Was andere dazu sagen - Rezension schreiben
Es wurden keine Rezensionen gefunden.
Andere Ausgaben - Alle anzeigen
Abbé d'Estrades able according acquainted aforesaid afterwards already answer appears Appendix Archives army arrested arrived asked assure Bastille Casale Catinat command conclude conduct confidence continue Count Matthioli Court delay deliver Delort desire died doubt Duke of Mantua effect enter entirely ESTRADES execution Exiles favour Foreign Affairs France French Giuliani give given Government Governor Guastalla hands honour hope House importance intention interests Iron Mask Italy journey keep King known Lestang letter Lewis Louvois Majesty manner March Mars master means measures minister month necessary negociation never obliged occasion Office for Foreign Paris passed persuaded Pignerol PINCHESNE POMPONNE possession possible present Prince prisoner promised reason received regard resident respecting SAINT-MARS says seen sent Sieur soon Spaniards speak sufficient suspicions taken tell territories thing thought told tower treaty troops Turin Venice wish write
Seite 203 - WP VAN NESS. NATHANIEL PENDLETON, Esq. In the evening of the same day I received from him the following answer : No. XI June 26, 1804. SIR, I have communicated the letter which you did me the honour to write to me of this date, to General Hamilton.
Seite 36 - April, to the following purport : ' The king has sent orders to the Abbe* d'Estrades to try and arrest a man with whose conduct his majesty has reason to be dissatisfied ; of which he has commanded me to acquaint you, in order that you may not object to receive him when he shall be brought to you, and likewise that you may guard him in a manner to prevent him from holding communication with any one, and give him reason to repent his evil conduct, and so that it may not be discovered you have got...
Seite 312 - With regard to the Sieur de Lestang, I wonder at your patience, and that you should wait for an order to treat such a scoundrel as he deserves, when he is wanting in respect to you.
Seite 310 - With regard to the Sieur de Lestang, you may give him paper whenever he wishes to write, and afterwards send it to me." Saint-Mars writes to Louvois on the 6th of January 1680 — " I am obliged, sir, to inform you that the Sieur de Lestang is become like the monk I have the care of; that is to say, subject to fits of raving madness.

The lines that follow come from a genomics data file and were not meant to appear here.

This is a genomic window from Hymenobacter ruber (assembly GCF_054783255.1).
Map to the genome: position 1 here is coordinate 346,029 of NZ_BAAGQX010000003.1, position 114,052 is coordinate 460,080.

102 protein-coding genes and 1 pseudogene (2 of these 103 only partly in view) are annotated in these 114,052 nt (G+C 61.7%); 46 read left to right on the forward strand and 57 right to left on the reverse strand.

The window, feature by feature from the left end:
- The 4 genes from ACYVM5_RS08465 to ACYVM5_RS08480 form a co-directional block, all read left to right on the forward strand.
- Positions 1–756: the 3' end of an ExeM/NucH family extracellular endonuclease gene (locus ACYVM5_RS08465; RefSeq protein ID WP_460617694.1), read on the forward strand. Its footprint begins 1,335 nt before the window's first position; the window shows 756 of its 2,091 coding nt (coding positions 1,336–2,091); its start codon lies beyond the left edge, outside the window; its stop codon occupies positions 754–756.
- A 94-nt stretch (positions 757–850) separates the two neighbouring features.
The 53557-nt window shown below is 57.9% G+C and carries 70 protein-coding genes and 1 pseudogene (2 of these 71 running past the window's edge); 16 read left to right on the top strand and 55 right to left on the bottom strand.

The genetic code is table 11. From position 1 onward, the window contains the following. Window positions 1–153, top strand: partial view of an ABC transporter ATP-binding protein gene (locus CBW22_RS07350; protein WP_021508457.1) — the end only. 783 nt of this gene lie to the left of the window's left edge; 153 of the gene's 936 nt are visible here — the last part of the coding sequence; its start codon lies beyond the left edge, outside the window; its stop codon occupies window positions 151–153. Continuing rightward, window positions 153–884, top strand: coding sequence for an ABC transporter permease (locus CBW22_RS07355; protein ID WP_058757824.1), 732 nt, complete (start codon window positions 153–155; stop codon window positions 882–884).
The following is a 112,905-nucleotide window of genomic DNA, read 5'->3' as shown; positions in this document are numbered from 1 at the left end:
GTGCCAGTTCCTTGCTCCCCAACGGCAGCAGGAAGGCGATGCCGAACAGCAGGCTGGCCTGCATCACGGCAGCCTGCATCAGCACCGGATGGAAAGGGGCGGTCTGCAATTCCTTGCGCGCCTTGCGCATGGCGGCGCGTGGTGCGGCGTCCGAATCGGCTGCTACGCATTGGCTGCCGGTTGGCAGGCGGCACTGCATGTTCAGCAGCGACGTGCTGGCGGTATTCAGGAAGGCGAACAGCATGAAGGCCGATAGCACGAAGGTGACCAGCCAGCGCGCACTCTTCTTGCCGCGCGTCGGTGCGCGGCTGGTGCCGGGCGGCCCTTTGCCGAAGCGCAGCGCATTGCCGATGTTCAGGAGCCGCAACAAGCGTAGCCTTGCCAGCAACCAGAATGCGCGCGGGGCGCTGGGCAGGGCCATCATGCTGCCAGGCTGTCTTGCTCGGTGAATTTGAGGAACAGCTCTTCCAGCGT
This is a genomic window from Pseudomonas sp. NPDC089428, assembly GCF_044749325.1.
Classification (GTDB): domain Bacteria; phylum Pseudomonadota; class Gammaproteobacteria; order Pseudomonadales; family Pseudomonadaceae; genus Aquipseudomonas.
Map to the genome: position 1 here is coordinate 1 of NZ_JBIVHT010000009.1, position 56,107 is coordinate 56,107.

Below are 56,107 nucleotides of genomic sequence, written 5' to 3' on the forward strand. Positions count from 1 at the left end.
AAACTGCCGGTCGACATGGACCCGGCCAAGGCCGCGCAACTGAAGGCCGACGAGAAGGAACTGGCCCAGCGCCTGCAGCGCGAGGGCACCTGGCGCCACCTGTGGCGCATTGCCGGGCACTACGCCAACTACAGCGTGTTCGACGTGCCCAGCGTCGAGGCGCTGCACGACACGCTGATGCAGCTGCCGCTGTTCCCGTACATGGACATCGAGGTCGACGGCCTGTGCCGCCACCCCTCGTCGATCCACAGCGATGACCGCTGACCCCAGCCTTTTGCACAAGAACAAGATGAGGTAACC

Seite 314 - Matthioli continued still in the persuasion that it was a spy that had been placed with him, until he was one day disabused by the Jacobin's getting down from his bed, stark naked, and setting himself to preach in a wild incoherent style. I and my lieutenants viewed all their pranks through a hole over the door.
Seite 67 - In a chair, covered with oil-cloth, into which there would enter a sufficiency of air, without its being possible for any one to see or speak to him during the journey...
Seite 309 - You must keep the individual named Lestang in the severe confinement I enjoined in my preceding letters, without allowing him to see a physician, unless you know he is in absolute want of one.' July 25 : ' You may give paper and ink to the Sieur de Lestang, with the understanding that he is to put into writing whatever he wishes to say ; which you will send to me, and I will let you know whether it deserves any consideration.
Seite 4 - ... service of Charles III., duke of Mantua, by whom he was finally made Secretary of State. The successor of Charles III., Ferdinand Charles IV., the last sovereign of Mantua, of the house of Gonzaga, created Matthioli supernumerary senator of Mantua, and gave him the title of Count. Towards the end of 1677 the Abbe d'Estrades, ambassador from France to the republic of Venice, conceived the idea, which he was well aware would be highly acceptable to the insatiable ambition of his master, Louis XIV.,...
Seite 126 - ... my presumption in this bold address be forgiven to the zeal which I have to your service and to the public good. To conclude : may you never have a worse meaning offender at your feet, than him, who, besides his duty and his natural inclinations, has all manner of obligations to be perpetually, SIR, Your Majesty's most humble, Most obedient, and most faithful Subject and servant...